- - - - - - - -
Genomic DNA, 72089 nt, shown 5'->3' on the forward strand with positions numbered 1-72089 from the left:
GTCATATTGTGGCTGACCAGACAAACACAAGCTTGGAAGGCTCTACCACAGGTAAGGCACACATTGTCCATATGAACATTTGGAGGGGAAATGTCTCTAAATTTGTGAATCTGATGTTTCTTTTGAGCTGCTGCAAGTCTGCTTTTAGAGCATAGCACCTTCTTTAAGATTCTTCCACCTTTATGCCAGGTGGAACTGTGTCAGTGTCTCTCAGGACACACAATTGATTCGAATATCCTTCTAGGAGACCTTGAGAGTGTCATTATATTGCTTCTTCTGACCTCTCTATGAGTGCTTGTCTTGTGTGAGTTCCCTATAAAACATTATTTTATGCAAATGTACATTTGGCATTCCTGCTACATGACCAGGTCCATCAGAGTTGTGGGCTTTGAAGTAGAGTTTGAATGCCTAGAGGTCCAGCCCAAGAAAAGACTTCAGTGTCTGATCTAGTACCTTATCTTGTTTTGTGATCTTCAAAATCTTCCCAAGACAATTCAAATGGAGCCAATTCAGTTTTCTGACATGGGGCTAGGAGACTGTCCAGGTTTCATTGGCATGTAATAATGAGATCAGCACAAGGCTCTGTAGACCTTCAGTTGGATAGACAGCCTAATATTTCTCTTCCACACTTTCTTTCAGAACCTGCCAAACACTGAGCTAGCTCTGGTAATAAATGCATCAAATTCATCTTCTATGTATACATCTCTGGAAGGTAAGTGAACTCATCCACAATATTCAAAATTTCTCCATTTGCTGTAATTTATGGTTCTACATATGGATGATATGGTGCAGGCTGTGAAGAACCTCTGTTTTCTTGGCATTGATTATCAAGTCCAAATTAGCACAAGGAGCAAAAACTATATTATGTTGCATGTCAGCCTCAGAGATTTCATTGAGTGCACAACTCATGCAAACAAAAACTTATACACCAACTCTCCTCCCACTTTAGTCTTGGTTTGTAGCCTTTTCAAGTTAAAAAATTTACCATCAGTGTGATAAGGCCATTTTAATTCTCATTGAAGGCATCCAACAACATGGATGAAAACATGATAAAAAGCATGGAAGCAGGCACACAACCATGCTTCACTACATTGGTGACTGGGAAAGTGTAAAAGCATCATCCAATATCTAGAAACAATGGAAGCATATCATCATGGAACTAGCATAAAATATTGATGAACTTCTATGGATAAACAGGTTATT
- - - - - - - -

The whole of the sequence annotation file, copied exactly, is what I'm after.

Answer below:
Genomic DNA, 72089 nt, shown 5'->3' on the forward strand with positions numbered 1-72089 from the left:
GTCATATTGTGGCTGACCAGACAAACACAAGCTTGGAAGGCTCTACCACAGGTAAGGCACACATTGTCCATATGAACATTTGGAGGGGAAATGTCTCTAAATTTGTGAATCTGATGTTTCTTTTGAGCTGCTGCAAGTCTGCTTTTAGAGCATAGCACCTTCTTTAAGATTCTTCCACCTTTATGCCAGGTGGAACTGTGTCAGTGTCTCTCAGGACACACAATTGATTCGAATATCCTTCTAGGAGACCTTGAGAGTGTCATTATATTGCTTCTTCTGACCTCTCTATGAGTGCTTGTCTTGTGTGAGTTCCCTATAAAACATTATTTTATGCAAATGTACATTTGGCATTCCTGCTACATGACCAGGTCCATCAGAGTTGTGGGCTTTGAAGTAGAGTTTGAATGCCTAGAGGTCCAGCCCAAGAAAAGACTTCAGTGTCTGATCTAGTACCTTATCTTGTTTTGTGATCTTCAAAATCTTCCCAAGACAATTCAAATGGAGCCAATTCAGTTTTCTGACATGGGGCTAGGAGACTGTCCAGGTTTCATTGGCATGTAATAATGAGATCAGCACAAGGCTCTGTAGACCTTCAGTTGGATAGACAGCCTAATATTTCTCTTCCACACTTTCTTTCAGAACCTGCCAAACACTGAGCTAGCTCTGGTAATAAATGCATCAAATTCATCTTCTATGTATACATCTCTGGAAGGTAAGTGAACTCATCCACAATATTCAAAATTTCTCCATTTGCTGTAATTTATGGTTCTACATATGGATGATATGGTGCAGGCTGTGAAGAACCTCTGTTTTCTTGGCATTGATTATCAAGTCCAAATTAGCACAAGGAGCAAAAACTATATTATGTTGCATGTCAGCCTCAGAGATTTCATTGAGTGCACAACTCATGCAAACAAAAACTTATACACCAACTCTCCTCCCACTTTAGTCTTGGTTTGTAGCCTTTTCAAGTTAAAAAATTTACCATCAGTGTGATAAGGCCATTTTAATTCTCATTGAAGGCATCCAACAACATGGATGAAAACATGATAAAAAGCATGGAAGCAGGCACACAACCATGCTTCACTACATTGGTGACTGGGAAAGTGTAAAAGCATCATCCAATATCTAGAAACAATGGAAGCATATCATCATGGAACTAGCATAAAATATTGATGAACTTCTATGGATAAACAGGTTATT